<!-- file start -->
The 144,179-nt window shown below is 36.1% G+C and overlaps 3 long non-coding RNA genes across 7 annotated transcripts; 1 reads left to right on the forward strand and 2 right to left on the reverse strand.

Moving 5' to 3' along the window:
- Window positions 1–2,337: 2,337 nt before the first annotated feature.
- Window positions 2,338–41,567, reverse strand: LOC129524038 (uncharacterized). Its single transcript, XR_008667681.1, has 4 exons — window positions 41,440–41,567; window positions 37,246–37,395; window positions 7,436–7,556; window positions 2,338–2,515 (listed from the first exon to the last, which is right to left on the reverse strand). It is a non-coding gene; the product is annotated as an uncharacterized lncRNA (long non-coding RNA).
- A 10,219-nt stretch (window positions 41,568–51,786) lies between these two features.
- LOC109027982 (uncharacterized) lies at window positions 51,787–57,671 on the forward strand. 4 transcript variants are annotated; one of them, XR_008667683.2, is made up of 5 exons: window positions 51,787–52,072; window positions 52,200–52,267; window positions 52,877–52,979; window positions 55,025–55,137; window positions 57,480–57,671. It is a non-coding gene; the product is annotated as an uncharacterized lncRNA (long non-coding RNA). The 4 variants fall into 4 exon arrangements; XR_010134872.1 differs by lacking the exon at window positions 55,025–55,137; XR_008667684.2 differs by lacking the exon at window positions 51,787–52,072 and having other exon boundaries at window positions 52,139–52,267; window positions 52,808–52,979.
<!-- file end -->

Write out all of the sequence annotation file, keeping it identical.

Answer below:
The 144,179-nt window shown below is 36.1% G+C and overlaps 3 long non-coding RNA genes across 7 annotated transcripts; 1 reads left to right on the forward strand and 2 right to left on the reverse strand.

Moving 5' to 3' along the window:
- Window positions 1–2,337: 2,337 nt before the first annotated feature.
- Window positions 2,338–41,567, reverse strand: LOC129524038 (uncharacterized). Its single transcript, XR_008667681.1, has 4 exons — window positions 41,440–41,567; window positions 37,246–37,395; window positions 7,436–7,556; window positions 2,338–2,515 (listed from the first exon to the last, which is right to left on the reverse strand). It is a non-coding gene; the product is annotated as an uncharacterized lncRNA (long non-coding RNA).
- A 10,219-nt stretch (window positions 41,568–51,786) lies between these two features.
- LOC109027982 (uncharacterized) lies at window positions 51,787–57,671 on the forward strand. 4 transcript variants are annotated; one of them, XR_008667683.2, is made up of 5 exons: window positions 51,787–52,072; window positions 52,200–52,267; window positions 52,877–52,979; window positions 55,025–55,137; window positions 57,480–57,671. It is a non-coding gene; the product is annotated as an uncharacterized lncRNA (long non-coding RNA). The 4 variants fall into 4 exon arrangements; XR_010134872.1 differs by lacking the exon at window positions 55,025–55,137; XR_008667684.2 differs by lacking the exon at window positions 51,787–52,072 and having other exon boundaries at window positions 52,139–52,267; window positions 52,808–52,979.